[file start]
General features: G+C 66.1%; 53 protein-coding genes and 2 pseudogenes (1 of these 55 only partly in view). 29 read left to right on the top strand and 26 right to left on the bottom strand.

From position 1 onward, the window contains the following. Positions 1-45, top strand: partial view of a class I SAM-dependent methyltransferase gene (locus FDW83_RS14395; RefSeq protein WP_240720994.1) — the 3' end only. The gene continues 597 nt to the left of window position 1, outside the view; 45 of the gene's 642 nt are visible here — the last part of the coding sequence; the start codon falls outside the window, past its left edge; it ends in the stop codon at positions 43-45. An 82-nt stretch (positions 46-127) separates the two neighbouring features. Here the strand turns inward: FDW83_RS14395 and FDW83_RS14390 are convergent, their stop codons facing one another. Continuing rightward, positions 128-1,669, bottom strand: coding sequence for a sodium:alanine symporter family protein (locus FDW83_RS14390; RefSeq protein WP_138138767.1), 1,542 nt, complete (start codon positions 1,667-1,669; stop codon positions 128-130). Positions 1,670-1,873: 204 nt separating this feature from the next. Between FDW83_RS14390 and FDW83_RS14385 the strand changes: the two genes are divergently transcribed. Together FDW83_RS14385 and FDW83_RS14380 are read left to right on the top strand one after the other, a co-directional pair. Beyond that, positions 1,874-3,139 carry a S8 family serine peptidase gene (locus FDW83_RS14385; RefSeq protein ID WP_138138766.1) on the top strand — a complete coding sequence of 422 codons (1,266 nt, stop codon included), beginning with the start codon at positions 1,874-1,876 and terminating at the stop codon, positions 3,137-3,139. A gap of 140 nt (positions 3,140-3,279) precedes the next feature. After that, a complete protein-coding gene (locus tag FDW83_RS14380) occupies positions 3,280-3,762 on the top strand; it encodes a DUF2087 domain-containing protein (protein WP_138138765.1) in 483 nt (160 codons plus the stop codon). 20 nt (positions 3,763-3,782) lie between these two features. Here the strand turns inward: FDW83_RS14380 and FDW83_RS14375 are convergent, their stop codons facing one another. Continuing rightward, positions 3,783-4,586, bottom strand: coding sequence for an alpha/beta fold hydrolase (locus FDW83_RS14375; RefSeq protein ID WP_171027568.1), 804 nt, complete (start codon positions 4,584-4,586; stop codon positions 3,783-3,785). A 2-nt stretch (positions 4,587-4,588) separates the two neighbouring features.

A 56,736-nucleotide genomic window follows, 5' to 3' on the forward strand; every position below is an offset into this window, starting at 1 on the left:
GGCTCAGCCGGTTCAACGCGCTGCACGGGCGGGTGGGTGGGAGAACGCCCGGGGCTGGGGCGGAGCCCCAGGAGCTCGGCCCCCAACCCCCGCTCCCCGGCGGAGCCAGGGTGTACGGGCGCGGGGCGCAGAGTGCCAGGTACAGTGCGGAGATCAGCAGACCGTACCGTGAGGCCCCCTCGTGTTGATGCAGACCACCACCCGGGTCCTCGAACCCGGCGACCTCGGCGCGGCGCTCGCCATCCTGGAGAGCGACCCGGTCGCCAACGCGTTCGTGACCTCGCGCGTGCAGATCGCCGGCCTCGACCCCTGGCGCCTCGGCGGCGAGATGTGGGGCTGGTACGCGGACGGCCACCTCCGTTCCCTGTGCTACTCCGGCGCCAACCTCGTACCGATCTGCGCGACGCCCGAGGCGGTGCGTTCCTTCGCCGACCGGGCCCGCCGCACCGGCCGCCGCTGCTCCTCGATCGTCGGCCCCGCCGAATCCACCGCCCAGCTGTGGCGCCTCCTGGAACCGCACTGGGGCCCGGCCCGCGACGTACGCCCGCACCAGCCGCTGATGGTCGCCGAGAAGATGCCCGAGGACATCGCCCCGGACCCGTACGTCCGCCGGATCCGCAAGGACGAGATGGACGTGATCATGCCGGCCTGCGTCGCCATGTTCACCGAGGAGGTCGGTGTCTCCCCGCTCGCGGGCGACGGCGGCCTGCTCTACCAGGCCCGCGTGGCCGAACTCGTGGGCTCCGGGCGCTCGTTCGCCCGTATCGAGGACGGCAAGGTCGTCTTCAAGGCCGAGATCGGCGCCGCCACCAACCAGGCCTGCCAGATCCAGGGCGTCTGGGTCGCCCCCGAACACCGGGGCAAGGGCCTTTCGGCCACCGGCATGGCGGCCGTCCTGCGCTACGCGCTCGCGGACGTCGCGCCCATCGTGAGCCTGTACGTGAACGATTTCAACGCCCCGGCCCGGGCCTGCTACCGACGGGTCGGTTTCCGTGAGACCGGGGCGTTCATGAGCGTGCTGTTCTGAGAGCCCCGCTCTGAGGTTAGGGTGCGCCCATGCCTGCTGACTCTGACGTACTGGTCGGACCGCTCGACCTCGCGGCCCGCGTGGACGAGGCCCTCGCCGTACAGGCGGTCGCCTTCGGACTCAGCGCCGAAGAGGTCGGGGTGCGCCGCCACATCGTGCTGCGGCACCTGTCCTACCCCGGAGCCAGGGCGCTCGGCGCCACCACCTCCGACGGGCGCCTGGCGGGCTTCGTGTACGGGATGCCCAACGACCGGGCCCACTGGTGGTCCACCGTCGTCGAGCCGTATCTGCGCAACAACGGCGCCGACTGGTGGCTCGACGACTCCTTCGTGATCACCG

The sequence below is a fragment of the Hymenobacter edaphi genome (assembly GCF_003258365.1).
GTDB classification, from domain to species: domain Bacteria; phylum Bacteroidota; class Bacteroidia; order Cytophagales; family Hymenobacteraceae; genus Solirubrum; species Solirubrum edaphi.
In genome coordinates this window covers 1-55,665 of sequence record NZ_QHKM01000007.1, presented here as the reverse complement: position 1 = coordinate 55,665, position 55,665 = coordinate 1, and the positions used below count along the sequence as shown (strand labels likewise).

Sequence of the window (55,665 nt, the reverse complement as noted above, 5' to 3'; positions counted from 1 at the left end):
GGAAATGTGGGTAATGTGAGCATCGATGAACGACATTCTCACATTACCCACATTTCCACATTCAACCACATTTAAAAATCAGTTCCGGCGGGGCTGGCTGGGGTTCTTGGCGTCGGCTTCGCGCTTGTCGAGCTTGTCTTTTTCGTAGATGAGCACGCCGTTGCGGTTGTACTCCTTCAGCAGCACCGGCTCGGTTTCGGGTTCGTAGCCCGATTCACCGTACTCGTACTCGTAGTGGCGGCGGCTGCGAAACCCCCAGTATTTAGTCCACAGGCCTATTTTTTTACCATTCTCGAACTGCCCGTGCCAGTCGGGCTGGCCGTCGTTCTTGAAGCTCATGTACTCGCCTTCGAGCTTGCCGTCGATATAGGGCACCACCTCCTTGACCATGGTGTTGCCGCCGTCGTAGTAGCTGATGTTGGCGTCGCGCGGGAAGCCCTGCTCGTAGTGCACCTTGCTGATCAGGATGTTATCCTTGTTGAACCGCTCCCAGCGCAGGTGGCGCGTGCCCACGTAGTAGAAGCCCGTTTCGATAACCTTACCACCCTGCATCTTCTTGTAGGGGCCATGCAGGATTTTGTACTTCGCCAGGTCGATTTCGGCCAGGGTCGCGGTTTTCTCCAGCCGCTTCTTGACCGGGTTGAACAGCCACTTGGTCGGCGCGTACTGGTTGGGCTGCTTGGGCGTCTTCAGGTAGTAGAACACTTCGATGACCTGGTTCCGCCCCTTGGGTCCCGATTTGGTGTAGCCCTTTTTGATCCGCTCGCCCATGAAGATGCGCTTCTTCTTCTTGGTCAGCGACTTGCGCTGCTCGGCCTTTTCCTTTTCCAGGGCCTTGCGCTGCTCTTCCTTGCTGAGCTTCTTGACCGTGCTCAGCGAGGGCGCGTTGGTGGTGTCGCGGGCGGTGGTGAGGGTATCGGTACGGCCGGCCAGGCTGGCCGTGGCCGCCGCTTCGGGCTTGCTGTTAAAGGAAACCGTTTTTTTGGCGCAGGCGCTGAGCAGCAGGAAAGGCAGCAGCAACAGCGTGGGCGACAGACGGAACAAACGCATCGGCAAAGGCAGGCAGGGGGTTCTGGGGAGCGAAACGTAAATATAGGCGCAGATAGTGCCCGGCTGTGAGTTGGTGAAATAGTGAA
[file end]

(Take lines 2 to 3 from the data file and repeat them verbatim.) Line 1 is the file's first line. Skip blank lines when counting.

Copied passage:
From position 1 onward, the window contains the following. Positions 1-45, top strand: partial view of a class I SAM-dependent methyltransferase gene (locus FDW83_RS14395; RefSeq protein WP_240720994.1) — the 3' end only. The gene continues 597 nt to the left of window position 1, outside the view; 45 of the gene's 642 nt are visible here — the last part of the coding sequence; the start codon falls outside the window, past its left edge; it ends in the stop codon at positions 43-45. An 82-nt stretch (positions 46-127) separates the two neighbouring features. Here the strand turns inward: FDW83_RS14395 and FDW83_RS14390 are convergent, their stop codons facing one another. Continuing rightward, positions 128-1,669, bottom strand: coding sequence for a sodium:alanine symporter family protein (locus FDW83_RS14390; RefSeq protein WP_138138767.1), 1,542 nt, complete (start codon positions 1,667-1,669; stop codon positions 128-130). Positions 1,670-1,873: 204 nt separating this feature from the next. Between FDW83_RS14390 and FDW83_RS14385 the strand changes: the two genes are divergently transcribed. Together FDW83_RS14385 and FDW83_RS14380 are read left to right on the top strand one after the other, a co-directional pair. Beyond that, positions 1,874-3,139 carry a S8 family serine peptidase gene (locus FDW83_RS14385; RefSeq protein ID WP_138138766.1) on the top strand — a complete coding sequence of 422 codons (1,266 nt, stop codon included), beginning with the start codon at positions 1,874-1,876 and terminating at the stop codon, positions 3,137-3,139. A gap of 140 nt (positions 3,140-3,279) precedes the next feature. After that, a complete protein-coding gene (locus tag FDW83_RS14380) occupies positions 3,280-3,762 on the top strand; it encodes a DUF2087 domain-containing protein (protein WP_138138765.1) in 483 nt (160 codons plus the stop codon). 20 nt (positions 3,763-3,782) lie between these two features. Here the strand turns inward: FDW83_RS14380 and FDW83_RS14375 are convergent, their stop codons facing one another. Continuing rightward, positions 3,783-4,586, bottom strand: coding sequence for an alpha/beta fold hydrolase (locus FDW83_RS14375; RefSeq protein ID WP_171027568.1), 804 nt, complete (start codon positions 4,584-4,586; stop codon positions 3,783-3,785). A 2-nt stretch (positions 4,587-4,588) separates the two neighbouring features.

A 56,736-nucleotide genomic window follows, 5' to 3' on the forward strand; every position below is an offset into this window, starting at 1 on the left: